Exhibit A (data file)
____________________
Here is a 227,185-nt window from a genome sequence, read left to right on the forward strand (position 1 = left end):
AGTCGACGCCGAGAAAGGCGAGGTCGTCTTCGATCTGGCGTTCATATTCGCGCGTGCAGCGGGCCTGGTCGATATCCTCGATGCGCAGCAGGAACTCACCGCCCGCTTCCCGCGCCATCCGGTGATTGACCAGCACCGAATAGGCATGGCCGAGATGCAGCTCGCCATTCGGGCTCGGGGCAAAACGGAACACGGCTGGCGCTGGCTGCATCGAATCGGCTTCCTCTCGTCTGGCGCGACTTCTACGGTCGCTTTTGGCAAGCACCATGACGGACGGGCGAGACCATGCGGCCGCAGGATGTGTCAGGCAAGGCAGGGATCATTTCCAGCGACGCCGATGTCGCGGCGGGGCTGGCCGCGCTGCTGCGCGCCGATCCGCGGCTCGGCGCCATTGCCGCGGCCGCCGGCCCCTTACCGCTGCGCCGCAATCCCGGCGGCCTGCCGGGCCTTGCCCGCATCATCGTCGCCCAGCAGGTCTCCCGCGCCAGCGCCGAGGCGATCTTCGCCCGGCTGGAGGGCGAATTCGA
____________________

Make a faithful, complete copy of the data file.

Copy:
Here is a 227,185-nt window from a genome sequence, read left to right on the forward strand (position 1 = left end):
AGTCGACGCCGAGAAAGGCGAGGTCGTCTTCGATCTGGCGTTCATATTCGCGCGTGCAGCGGGCCTGGTCGATATCCTCGATGCGCAGCAGGAACTCACCGCCCGCTTCCCGCGCCATCCGGTGATTGACCAGCACCGAATAGGCATGGCCGAGATGCAGCTCGCCATTCGGGCTCGGGGCAAAACGGAACACGGCTGGCGCTGGCTGCATCGAATCGGCTTCCTCTCGTCTGGCGCGACTTCTACGGTCGCTTTTGGCAAGCACCATGACGGACGGGCGAGACCATGCGGCCGCAGGATGTGTCAGGCAAGGCAGGGATCATTTCCAGCGACGCCGATGTCGCGGCGGGGCTGGCCGCGCTGCTGCGCGCCGATCCGCGGCTCGGCGCCATTGCCGCGGCCGCCGGCCCCTTACCGCTGCGCCGCAATCCCGGCGGCCTGCCGGGCCTTGCCCGCATCATCGTCGCCCAGCAGGTCTCCCGCGCCAGCGCCGAGGCGATCTTCGCCCGGCTGGAGGGCGAATTCGA